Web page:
Special health approach necessary for deprived communities: NA Vice Chair

Kathmandu : National Assembly (NA) Vice-Chair Urmila Aryal has underlined the need of policy-level provisions to bring special programmes targeting those communities lacking access to healthcare services.

Speaking at a meeting of the National Concern and Coordination Committee today, the NA Vice-Chair echoed the need of bringing programmes capable of ensuring access of the Dum community in the Terai and the Raute community to health services.

Committee President Dil Kumari Rawal expressed her gratitude to the government for implementing the Committee suggestions during COVID-19 and dengue pandemic. As she briefed, they were making efforts to for legal and structural improvements in the relevant field.

While giving his presentation, health expert Dr Sushil Baral highlighted the need of an integrated approach from the central to local level for healthy human and livestock life and for environmental quality. According to him, responses to health crisis were based on the ad-hoc approach and a clear strategy and substantive actions are required to deal with the issue.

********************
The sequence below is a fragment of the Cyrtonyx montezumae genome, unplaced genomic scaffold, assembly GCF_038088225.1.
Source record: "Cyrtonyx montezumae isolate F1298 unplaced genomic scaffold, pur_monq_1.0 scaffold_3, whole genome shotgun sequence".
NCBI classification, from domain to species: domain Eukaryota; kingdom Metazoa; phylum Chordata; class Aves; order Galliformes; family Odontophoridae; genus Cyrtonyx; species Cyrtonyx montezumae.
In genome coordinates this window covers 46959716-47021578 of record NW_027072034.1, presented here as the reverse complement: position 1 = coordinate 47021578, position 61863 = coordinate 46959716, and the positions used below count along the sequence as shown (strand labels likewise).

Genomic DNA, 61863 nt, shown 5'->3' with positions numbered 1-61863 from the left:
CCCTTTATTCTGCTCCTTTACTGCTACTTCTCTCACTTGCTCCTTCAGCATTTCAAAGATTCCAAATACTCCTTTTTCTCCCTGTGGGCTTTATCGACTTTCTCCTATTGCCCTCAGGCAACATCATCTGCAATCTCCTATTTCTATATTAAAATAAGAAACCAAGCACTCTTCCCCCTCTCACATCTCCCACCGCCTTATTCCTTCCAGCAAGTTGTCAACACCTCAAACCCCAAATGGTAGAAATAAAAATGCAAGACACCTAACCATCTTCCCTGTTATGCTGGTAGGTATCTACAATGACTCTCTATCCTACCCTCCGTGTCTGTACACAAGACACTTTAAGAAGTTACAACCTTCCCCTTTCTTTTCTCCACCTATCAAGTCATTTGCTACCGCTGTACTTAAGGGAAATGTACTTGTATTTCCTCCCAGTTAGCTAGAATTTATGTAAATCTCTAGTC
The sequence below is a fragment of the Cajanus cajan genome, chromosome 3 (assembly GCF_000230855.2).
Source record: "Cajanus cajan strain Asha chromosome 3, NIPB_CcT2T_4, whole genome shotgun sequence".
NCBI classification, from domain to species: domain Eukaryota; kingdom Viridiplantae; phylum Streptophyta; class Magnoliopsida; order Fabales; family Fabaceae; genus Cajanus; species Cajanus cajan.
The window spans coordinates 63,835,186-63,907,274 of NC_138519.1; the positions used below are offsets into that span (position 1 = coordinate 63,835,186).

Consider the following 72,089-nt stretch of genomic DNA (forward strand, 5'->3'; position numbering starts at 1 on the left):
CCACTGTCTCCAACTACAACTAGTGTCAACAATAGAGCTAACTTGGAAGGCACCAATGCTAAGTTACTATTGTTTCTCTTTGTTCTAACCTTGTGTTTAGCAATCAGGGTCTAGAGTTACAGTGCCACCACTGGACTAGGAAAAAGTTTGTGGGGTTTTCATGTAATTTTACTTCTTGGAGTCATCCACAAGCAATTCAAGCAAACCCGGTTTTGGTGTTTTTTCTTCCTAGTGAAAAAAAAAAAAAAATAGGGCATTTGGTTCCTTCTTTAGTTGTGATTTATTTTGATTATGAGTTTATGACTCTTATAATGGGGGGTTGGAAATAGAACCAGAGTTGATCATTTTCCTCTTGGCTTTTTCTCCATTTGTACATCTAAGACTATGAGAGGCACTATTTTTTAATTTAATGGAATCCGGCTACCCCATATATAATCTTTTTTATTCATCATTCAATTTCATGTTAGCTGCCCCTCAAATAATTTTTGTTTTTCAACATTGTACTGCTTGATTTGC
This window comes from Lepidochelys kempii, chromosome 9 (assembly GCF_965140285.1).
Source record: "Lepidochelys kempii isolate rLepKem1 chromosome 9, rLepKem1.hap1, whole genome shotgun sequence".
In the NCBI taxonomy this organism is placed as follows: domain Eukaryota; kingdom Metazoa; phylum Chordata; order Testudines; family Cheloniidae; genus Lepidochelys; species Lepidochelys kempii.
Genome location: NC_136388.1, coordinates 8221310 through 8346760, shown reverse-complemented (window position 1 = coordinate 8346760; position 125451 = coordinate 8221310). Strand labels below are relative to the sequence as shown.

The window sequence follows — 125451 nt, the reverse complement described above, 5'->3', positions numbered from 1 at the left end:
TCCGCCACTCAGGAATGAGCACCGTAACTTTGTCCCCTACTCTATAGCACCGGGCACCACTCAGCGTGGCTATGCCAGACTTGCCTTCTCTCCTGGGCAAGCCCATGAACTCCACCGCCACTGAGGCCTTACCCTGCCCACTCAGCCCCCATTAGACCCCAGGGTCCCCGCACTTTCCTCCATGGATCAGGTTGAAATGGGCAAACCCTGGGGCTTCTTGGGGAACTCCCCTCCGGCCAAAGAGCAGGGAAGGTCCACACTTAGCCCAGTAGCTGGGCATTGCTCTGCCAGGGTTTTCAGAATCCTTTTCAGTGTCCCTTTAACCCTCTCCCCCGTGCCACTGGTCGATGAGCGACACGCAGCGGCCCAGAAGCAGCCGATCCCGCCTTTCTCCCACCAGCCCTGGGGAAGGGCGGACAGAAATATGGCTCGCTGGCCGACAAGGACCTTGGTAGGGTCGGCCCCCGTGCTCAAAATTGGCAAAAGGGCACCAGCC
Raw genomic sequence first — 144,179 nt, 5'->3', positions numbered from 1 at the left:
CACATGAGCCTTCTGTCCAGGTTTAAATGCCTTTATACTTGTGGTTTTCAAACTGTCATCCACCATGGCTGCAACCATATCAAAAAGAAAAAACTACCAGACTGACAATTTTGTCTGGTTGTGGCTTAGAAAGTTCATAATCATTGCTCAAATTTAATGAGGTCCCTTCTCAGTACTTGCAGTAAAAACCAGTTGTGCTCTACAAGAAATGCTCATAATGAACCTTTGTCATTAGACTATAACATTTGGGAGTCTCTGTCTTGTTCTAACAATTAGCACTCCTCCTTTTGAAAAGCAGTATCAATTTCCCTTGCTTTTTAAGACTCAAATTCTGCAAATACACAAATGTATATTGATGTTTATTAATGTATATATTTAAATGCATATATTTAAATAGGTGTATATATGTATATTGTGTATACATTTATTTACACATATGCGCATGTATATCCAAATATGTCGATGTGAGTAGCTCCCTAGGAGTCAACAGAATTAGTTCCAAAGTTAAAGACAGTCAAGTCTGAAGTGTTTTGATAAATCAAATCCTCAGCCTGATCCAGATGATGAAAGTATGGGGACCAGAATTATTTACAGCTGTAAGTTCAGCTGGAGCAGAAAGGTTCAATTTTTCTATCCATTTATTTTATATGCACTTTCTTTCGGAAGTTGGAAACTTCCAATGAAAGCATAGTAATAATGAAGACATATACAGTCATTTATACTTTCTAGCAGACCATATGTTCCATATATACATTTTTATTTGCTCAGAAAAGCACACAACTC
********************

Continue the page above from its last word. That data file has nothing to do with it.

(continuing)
He added that despite the claim for better immunization system in Nepal, latest measles outbreak in Nepalgunj was itself a lesson for us. “Advanced system, wider approach and programmes are necessary to deal with health emergency at any time.”

Earlier in the meeting, the Committee members stressed the need for making practical procedure and rules for reforms in the health sector. Health service should be delivered at least 30 minutes away from the residence of service seekers. But, there is not such health facility in the country.

There are more than 138,000 rural health clinics, over 16,500 vaccination centers and 6,743 health institutions at local levels in the country, according to data presented in the meeting.

Each of seven provinces has a federal hospital and an infectious disease hospital. Similarly, each of six of seven provinces excluding Sudurpaschim Province has at least a health science academy.

Of the total 264,843 doctors in the country, 26,000 have been associated with the Council. Similarly, 95,000 nurses have been associated with it.

There are the total 31,592 quotas of health workers in the government agencies across the country. But, female community health volunteers have played their part in community health service. Over 51,000 female community health volunteers have been mobilised at the community level across the country.

Health workforce numbered over 165,700 is required in the country by 2030, it has been estimated. (RSS)